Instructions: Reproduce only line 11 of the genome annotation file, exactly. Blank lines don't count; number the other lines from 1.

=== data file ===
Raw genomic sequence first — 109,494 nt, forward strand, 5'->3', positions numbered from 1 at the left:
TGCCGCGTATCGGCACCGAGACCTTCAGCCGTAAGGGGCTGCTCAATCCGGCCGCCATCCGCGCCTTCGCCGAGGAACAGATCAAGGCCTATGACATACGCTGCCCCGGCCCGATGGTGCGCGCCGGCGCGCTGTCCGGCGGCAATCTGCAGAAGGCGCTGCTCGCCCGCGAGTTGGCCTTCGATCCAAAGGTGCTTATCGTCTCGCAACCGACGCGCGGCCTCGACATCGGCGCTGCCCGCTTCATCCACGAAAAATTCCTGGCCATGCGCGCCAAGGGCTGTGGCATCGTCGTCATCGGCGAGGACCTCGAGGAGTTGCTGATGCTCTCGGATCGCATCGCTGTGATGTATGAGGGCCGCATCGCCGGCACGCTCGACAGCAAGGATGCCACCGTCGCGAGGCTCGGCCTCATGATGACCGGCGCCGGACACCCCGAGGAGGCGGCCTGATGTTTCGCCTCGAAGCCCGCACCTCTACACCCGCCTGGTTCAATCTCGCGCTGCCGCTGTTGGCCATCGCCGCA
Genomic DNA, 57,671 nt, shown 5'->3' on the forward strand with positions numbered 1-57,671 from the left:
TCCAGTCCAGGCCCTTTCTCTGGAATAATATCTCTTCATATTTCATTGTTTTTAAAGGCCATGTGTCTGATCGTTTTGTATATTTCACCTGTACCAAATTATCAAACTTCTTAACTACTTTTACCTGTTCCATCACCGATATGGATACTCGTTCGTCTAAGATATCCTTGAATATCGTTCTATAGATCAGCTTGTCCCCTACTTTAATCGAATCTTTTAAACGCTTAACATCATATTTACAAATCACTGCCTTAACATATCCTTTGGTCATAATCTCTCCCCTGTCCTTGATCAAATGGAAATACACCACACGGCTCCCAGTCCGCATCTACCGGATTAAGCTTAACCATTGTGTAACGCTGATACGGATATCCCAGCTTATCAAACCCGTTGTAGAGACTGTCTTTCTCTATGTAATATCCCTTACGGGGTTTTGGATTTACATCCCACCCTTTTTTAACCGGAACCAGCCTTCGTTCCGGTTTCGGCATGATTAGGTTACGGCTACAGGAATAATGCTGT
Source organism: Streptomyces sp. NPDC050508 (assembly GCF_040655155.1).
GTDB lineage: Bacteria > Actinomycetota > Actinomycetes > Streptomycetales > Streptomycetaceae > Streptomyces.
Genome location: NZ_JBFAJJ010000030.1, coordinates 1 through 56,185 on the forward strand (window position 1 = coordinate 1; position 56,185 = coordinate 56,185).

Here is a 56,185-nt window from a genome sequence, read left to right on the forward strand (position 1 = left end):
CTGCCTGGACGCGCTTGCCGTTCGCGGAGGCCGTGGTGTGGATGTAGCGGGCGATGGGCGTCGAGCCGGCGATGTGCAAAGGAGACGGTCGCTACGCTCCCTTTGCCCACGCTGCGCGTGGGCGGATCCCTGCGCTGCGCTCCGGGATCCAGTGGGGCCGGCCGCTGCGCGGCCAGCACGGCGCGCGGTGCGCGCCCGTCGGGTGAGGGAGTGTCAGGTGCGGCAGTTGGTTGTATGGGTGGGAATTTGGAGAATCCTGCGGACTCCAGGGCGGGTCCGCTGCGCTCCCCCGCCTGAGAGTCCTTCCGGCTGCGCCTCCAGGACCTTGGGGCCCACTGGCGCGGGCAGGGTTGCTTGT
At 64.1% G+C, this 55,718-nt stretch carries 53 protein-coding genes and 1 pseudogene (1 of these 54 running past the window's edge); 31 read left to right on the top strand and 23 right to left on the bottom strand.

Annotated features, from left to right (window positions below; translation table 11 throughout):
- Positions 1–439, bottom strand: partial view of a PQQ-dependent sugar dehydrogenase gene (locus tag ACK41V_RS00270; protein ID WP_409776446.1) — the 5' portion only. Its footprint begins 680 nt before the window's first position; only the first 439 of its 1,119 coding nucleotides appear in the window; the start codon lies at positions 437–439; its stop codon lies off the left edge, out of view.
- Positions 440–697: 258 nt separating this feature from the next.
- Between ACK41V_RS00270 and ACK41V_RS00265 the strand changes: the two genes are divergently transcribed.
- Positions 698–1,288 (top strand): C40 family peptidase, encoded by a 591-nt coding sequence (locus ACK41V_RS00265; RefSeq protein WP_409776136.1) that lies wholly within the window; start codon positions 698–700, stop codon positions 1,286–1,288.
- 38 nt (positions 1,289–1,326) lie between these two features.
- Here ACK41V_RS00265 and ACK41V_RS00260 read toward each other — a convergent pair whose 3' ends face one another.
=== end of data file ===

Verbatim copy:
Annotated features, from left to right (window positions below; translation table 11 throughout):